Socialisation or institutional context: what determines the first and second birth behaviour of east–west German migrants?
European Journal of Population, 31:4, 383–415 (2015)
In the more than two decades since German reunification, a convergence of total fertility rates in the eastern and western parts of the country has occurred. However, east–west differences remain in the timing, number, and spacing of births. The aim of this paper was to gain a better understanding of the relative importance of cultural norms and institutional contexts in the persistence of these differences by examining the fertility behaviour patterns of east–west migrants. Using data from the German Socio-Economic Panel for the years 1990–2011, and applying event history modelling, the first and second birth behaviour patterns of female east–west German migrants are compared to those of the non-mobile populations in the eastern and western parts of the country. The migrants’ first and second birth risks were found to lie between those of non-mobile eastern and western Germans. It is known that migrants are a selected group with respect to their socio-economic characteristics, value orientations, and partners’ characteristics. This selectivity appears to explain the second birth behaviour of migrants. For first births, the differences between the migrants and the eastern Germans were shown to be even greater after controlling for selective characteristics. For both birth orders, there is evidence for socialisation and adaptation effects, but not for progressive adaptation over time. The effect of an east–west migrant being partnered with a western German was accounted for, but did not seem to accelerate adaptation.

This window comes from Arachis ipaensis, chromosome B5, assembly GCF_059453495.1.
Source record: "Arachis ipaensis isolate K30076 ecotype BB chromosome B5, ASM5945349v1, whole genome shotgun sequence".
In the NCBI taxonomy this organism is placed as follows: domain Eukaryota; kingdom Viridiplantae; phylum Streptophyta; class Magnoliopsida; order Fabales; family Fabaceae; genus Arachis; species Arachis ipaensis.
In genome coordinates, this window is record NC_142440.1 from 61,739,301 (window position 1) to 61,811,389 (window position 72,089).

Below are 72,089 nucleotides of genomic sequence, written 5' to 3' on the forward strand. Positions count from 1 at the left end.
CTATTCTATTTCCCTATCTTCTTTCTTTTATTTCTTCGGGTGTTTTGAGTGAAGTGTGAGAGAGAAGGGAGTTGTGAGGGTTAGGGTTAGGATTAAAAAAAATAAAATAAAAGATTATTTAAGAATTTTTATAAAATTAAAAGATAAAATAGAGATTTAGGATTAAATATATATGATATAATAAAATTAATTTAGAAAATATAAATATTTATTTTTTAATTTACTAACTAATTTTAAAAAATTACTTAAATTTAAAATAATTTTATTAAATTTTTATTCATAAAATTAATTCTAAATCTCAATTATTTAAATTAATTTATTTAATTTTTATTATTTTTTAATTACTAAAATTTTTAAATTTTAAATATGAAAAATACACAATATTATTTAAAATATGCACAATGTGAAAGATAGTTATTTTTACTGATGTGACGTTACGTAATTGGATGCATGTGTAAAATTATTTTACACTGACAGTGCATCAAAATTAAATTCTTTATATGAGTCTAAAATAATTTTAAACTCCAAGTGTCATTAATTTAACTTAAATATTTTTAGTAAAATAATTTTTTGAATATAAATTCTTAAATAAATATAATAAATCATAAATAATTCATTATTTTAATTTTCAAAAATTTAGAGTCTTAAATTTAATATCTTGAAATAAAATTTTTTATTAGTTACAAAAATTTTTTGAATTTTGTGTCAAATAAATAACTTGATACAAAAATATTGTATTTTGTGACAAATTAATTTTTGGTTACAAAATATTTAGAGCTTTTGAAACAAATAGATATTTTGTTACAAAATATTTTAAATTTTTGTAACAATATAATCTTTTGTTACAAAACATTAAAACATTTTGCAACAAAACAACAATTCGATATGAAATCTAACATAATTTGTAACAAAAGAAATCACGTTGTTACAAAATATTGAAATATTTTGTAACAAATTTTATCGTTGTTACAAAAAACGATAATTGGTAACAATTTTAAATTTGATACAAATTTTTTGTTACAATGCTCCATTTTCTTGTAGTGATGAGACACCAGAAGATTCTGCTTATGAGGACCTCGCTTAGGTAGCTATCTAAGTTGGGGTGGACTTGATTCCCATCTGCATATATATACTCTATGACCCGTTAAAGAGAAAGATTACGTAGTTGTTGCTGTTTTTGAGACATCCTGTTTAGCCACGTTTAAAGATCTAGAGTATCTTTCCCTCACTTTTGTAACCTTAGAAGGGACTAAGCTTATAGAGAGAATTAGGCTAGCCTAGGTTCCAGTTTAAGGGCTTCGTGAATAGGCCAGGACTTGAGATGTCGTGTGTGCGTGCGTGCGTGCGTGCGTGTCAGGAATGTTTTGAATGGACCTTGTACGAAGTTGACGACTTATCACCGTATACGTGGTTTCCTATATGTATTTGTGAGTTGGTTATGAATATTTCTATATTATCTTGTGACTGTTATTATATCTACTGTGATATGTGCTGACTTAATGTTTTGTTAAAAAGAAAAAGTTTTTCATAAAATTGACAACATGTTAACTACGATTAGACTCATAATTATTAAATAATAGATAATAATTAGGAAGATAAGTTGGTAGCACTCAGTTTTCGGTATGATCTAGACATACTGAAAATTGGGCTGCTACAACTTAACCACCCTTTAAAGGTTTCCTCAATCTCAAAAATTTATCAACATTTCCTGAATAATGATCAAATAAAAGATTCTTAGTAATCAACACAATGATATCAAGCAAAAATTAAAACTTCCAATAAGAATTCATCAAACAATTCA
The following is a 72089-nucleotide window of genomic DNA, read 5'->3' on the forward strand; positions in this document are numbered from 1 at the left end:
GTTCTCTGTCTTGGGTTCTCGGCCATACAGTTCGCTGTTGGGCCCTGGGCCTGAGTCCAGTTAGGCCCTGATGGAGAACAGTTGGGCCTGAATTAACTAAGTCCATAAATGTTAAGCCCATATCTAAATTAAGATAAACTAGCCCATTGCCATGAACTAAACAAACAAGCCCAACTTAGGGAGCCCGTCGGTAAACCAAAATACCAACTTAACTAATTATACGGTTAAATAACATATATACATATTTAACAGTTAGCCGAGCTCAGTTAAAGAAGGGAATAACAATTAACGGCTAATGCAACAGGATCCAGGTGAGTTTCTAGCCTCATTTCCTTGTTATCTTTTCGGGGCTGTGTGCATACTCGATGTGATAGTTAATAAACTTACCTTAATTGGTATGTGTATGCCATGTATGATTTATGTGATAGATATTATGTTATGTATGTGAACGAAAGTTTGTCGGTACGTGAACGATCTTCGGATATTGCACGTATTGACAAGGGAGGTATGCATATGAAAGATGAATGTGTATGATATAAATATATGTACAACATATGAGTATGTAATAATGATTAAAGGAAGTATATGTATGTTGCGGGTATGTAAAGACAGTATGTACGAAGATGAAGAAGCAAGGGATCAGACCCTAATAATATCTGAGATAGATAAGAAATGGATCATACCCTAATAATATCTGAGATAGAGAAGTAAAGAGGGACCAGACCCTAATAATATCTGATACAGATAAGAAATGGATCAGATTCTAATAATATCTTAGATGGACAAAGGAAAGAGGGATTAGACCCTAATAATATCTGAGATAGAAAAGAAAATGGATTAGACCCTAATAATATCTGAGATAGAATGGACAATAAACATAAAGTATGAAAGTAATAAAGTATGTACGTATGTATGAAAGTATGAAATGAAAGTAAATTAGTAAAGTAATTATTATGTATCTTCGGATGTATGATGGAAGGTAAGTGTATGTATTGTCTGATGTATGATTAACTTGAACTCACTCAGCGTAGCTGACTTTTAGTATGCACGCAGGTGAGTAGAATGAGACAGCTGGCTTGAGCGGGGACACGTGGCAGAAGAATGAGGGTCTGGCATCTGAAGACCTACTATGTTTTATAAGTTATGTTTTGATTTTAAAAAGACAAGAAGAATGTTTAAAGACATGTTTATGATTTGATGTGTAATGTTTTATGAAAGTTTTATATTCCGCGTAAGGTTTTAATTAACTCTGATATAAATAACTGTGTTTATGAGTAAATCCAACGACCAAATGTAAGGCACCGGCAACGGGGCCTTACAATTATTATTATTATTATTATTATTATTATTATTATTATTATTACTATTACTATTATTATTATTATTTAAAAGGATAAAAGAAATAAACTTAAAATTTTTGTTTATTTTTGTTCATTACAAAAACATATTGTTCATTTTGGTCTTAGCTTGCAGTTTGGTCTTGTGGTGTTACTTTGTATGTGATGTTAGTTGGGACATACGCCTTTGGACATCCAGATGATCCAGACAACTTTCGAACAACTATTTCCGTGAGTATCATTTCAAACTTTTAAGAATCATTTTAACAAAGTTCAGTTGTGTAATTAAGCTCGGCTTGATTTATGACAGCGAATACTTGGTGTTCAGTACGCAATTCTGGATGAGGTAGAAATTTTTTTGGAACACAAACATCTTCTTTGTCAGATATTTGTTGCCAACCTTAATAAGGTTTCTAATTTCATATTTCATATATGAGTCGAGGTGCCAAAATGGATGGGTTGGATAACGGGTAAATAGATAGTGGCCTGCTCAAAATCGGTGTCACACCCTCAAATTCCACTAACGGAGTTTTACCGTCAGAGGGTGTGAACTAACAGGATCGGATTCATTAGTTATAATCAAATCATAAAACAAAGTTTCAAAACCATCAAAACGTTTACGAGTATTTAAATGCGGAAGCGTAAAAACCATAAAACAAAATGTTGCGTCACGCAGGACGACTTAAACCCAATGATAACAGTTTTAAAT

Keywords: Germany, fertility, internal migration, socio-economic indicators